Tuesday, October 05, 2010


BookCamp Vancouver calls itself an "unconference" and is held annually in the early fall at Simon Fraser University's downtown campus. The presentations and lunch are free - a sure-fire way to attract local writers and publishers, and last week's event was full. Sponsorship from BookNet Canada and other organizations makes this possible.

The "unconference" bit means this event is much more participatory for attendees than regular conferences. The presenters encourage not only questions throughout the sessions, but also ++ discussion and use of technology. Smartphones were abundant and employed all the time, especially by the younger crowd! Although one can simply listen to the goings-on, putting one's two cents in via Twitter or out loud makes for a livelier time. With 3 sessions running concurrently, we had to choose what to attend, which I found difficult. Of the eight presentations I wanted to take in, I managed only four.

This year's 12 offerings focussed on technology to do with publishing, from catalogues to social media to e-books. I felt it was more geared to publishers this year, but the insights I got into the industry's take on all things electronic and the future were eye-opening. This is the first in a series of posts over the next month about items I learned from BookCamp Vancouver 2010.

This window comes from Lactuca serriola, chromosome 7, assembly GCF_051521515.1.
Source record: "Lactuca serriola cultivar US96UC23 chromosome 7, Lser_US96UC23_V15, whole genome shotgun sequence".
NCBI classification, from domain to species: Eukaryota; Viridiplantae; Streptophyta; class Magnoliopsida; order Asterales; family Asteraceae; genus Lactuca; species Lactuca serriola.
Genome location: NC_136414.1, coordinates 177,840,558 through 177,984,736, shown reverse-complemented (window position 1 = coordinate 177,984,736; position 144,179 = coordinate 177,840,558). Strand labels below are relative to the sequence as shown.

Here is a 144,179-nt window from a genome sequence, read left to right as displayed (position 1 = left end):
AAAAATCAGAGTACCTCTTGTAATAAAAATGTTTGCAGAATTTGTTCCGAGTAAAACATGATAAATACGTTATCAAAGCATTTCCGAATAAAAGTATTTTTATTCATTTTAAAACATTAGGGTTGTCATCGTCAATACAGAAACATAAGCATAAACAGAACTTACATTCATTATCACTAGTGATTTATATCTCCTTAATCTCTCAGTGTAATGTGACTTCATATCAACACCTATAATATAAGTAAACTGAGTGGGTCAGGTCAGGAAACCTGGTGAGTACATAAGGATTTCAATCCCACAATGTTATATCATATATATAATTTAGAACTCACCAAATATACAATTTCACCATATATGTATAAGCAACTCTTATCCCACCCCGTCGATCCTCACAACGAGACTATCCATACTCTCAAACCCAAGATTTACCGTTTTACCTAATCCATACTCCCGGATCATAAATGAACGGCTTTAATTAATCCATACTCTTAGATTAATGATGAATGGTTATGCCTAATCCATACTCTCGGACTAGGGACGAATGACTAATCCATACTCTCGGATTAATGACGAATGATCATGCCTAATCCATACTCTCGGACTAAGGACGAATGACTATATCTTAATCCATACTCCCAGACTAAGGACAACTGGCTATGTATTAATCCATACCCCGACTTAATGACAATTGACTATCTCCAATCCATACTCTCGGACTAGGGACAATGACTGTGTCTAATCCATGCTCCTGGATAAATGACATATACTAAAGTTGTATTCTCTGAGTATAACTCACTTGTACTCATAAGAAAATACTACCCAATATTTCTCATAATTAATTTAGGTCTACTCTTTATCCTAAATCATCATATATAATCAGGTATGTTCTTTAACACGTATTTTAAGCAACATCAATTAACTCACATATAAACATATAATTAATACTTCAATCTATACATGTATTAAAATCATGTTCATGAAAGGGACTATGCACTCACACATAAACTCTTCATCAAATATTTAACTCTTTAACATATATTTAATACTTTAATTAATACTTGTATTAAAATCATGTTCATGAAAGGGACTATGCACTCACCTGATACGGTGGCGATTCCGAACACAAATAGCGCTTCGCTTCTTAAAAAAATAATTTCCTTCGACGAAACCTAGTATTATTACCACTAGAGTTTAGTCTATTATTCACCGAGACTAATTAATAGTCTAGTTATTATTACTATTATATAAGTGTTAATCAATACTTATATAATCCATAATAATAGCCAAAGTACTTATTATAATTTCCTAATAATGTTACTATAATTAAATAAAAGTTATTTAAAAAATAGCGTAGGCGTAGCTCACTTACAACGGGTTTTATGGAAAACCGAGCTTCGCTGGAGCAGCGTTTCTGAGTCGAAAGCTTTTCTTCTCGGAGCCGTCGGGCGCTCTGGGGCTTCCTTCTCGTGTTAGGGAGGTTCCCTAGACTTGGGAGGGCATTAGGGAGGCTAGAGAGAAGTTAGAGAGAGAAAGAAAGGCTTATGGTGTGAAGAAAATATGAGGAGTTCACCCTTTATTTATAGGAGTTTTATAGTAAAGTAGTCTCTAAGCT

First up was a session called Feeding the Social Media Beast Without Getting Bitten, which was delivered from the perspective of organizations who are finding social networking as time-consuming and addictive as individuals do. I have extrapolated the following keepers for writers:
  • Book readers today want to engage in conversations with authors/publishers/media in real time, not just be consumers of content.

  • Twitter is by far the best way to engage and foster discussions about titles, as well as increase sales of your books. Make sure you have one account for your writing life and another for your personal life - they don't mix.

  • Use Facebook, your blog, and website to push out content and to publicize book events, etc; then drive traffic to those pages using Twitter conversations.

  • Best times to tweet are 9:30am to noon and again from 4:00-6:00pm (your local time); best days to tweet are Tuesdays, Fridays, and the weekend; best months to tweet are March, June, and October thro' November.

  • Restrict yourself to about 30 minutes a day on social media sites - it is enough.
QUESTION: How do you use social media to enhance your writing career? What works best for you?
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